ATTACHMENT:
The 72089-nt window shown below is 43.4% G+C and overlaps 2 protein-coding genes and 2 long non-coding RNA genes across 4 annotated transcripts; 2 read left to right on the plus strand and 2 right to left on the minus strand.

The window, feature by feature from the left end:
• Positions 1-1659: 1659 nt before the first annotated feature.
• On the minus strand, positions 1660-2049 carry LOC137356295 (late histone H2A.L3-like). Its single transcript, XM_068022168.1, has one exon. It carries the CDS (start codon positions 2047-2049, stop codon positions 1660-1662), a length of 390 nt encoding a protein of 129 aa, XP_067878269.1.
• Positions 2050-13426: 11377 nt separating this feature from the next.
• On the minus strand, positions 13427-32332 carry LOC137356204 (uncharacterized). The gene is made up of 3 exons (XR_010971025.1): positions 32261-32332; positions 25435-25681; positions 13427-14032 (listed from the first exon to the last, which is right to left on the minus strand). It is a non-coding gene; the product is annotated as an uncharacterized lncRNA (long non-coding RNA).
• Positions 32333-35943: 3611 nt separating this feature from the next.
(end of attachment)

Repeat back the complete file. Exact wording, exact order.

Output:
The 72089-nt window shown below is 43.4% G+C and overlaps 2 protein-coding genes and 2 long non-coding RNA genes across 4 annotated transcripts; 2 read left to right on the plus strand and 2 right to left on the minus strand.

The window, feature by feature from the left end:
• Positions 1-1659: 1659 nt before the first annotated feature.
• On the minus strand, positions 1660-2049 carry LOC137356295 (late histone H2A.L3-like). Its single transcript, XM_068022168.1, has one exon. It carries the CDS (start codon positions 2047-2049, stop codon positions 1660-1662), a length of 390 nt encoding a protein of 129 aa, XP_067878269.1.
• Positions 2050-13426: 11377 nt separating this feature from the next.
• On the minus strand, positions 13427-32332 carry LOC137356204 (uncharacterized). The gene is made up of 3 exons (XR_010971025.1): positions 32261-32332; positions 25435-25681; positions 13427-14032 (listed from the first exon to the last, which is right to left on the minus strand). It is a non-coding gene; the product is annotated as an uncharacterized lncRNA (long non-coding RNA).
• Positions 32333-35943: 3611 nt separating this feature from the next.